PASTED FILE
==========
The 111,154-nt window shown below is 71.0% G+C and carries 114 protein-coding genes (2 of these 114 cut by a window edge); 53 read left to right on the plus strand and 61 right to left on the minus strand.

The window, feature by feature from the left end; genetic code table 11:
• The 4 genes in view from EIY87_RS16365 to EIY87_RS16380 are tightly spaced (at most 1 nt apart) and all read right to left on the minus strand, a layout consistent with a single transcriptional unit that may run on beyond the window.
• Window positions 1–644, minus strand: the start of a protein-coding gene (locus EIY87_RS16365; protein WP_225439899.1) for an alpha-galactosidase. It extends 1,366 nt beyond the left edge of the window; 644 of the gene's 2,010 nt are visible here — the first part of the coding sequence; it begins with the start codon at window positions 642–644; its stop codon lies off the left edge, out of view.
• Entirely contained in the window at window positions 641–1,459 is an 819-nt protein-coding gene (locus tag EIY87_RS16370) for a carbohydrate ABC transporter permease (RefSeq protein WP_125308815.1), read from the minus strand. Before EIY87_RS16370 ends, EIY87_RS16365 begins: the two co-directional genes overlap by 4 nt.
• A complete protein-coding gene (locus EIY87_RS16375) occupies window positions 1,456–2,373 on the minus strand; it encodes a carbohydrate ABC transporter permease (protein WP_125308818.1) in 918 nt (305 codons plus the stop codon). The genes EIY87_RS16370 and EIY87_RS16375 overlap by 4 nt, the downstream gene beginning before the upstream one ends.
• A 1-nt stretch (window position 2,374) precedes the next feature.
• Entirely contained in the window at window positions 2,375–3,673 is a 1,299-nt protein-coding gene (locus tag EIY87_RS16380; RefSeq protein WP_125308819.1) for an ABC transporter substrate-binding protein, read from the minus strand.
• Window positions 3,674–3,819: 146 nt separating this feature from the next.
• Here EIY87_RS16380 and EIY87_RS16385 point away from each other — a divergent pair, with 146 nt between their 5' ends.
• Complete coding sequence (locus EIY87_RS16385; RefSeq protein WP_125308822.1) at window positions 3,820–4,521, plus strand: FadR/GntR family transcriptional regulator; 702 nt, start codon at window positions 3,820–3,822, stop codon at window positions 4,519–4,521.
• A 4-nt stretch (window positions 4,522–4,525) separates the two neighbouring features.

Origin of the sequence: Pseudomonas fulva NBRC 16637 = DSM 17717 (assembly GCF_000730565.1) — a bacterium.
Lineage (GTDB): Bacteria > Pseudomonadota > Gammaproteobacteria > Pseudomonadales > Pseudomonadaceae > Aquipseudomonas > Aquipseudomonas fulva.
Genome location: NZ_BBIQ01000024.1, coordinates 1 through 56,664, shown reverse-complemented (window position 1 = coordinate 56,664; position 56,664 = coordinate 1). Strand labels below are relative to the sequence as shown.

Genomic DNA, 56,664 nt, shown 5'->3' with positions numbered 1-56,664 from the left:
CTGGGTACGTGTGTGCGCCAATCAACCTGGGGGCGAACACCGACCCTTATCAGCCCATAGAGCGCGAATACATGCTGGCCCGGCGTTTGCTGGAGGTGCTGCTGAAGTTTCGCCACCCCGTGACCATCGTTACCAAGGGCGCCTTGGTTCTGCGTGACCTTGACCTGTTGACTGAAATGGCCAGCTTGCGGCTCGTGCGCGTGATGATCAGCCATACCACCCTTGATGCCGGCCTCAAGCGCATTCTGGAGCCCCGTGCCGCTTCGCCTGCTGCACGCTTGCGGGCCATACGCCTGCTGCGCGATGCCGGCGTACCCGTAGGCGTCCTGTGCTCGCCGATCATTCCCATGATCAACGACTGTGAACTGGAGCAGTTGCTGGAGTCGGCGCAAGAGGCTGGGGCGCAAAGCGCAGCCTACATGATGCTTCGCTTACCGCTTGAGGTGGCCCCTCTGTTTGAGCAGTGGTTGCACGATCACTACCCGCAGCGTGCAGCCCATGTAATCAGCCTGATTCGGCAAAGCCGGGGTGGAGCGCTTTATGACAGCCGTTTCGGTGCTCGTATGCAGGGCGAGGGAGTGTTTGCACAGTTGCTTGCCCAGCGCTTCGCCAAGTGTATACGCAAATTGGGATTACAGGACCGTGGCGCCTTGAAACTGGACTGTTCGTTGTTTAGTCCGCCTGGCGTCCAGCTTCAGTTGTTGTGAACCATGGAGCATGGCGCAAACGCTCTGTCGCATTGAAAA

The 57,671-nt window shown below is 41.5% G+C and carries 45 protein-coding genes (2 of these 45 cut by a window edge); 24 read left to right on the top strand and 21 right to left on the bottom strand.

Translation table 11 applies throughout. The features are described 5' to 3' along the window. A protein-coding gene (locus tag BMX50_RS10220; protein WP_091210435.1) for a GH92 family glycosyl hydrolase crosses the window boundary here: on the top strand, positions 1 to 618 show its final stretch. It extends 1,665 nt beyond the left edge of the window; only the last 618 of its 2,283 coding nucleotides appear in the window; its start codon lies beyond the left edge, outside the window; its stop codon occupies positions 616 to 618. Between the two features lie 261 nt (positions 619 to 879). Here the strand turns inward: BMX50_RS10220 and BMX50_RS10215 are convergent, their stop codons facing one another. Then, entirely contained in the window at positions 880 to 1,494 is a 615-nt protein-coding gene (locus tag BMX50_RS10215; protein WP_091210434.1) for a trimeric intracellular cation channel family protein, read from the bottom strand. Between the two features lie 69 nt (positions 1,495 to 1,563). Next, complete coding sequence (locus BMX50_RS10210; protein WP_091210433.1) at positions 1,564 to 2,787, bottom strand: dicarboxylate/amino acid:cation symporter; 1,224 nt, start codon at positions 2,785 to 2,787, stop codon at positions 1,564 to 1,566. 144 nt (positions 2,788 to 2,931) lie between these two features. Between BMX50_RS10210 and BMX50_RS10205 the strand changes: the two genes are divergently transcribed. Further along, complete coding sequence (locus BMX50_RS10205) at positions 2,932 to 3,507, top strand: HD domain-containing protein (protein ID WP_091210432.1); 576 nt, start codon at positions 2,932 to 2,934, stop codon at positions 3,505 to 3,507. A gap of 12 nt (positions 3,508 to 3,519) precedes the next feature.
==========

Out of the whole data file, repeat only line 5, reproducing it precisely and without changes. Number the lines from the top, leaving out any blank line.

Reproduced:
• Entirely contained in the window at window positions 641–1,459 is an 819-nt protein-coding gene (locus tag EIY87_RS16370) for a carbohydrate ABC transporter permease (RefSeq protein WP_125308815.1), read from the minus strand. Before EIY87_RS16370 ends, EIY87_RS16365 begins: the two co-directional genes overlap by 4 nt.